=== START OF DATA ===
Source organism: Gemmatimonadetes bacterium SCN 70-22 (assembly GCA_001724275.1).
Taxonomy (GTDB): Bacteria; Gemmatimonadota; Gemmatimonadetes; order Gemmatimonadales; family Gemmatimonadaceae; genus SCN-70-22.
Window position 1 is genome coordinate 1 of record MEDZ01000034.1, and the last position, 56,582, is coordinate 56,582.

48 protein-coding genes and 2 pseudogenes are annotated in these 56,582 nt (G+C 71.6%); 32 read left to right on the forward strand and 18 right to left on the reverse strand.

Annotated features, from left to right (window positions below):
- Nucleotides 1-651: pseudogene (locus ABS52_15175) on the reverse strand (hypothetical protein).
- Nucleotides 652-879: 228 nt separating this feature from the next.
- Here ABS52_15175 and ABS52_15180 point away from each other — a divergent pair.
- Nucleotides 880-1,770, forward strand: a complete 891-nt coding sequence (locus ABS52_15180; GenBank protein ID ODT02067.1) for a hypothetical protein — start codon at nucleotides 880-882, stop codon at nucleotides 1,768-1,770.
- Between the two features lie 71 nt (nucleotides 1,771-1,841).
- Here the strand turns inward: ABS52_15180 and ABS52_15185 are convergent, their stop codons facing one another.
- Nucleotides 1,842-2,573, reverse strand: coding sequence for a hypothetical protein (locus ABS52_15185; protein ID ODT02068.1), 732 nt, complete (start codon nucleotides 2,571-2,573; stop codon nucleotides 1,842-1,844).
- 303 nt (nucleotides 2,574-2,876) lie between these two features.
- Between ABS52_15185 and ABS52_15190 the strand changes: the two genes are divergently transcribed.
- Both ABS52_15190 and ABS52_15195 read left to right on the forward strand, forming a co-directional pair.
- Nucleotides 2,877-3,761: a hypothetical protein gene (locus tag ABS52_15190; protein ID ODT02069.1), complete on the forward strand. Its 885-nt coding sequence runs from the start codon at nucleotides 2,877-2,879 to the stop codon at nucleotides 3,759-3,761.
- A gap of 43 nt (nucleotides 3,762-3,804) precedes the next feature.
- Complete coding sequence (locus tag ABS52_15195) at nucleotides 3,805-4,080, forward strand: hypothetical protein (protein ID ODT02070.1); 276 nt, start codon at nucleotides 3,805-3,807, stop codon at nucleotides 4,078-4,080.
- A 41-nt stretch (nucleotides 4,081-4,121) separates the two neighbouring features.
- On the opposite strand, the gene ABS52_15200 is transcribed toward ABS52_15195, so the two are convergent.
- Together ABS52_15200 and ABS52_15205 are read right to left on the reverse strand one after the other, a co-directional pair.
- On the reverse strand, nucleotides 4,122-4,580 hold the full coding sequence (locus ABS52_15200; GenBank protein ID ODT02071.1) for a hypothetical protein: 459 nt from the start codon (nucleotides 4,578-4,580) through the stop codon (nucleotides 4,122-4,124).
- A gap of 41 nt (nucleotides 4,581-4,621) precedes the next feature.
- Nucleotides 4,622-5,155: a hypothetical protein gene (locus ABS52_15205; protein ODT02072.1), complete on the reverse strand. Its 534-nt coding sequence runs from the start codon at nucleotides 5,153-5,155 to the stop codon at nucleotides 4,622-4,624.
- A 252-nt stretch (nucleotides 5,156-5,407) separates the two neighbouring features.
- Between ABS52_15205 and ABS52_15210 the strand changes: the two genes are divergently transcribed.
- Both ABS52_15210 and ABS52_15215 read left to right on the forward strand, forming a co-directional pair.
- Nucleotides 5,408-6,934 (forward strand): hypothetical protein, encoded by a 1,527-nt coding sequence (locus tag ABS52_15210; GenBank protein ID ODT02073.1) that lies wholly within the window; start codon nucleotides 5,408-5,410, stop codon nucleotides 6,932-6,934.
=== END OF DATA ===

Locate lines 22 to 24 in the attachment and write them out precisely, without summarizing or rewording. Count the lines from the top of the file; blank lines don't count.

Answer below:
- On the reverse strand, nucleotides 4,122-4,580 hold the full coding sequence (locus ABS52_15200; GenBank protein ID ODT02071.1) for a hypothetical protein: 459 nt from the start codon (nucleotides 4,578-4,580) through the stop codon (nucleotides 4,122-4,124).
- A gap of 41 nt (nucleotides 4,581-4,621) precedes the next feature.
- Nucleotides 4,622-5,155: a hypothetical protein gene (locus ABS52_15205; protein ODT02072.1), complete on the reverse strand. Its 534-nt coding sequence runs from the start codon at nucleotides 5,153-5,155 to the stop codon at nucleotides 4,622-4,624.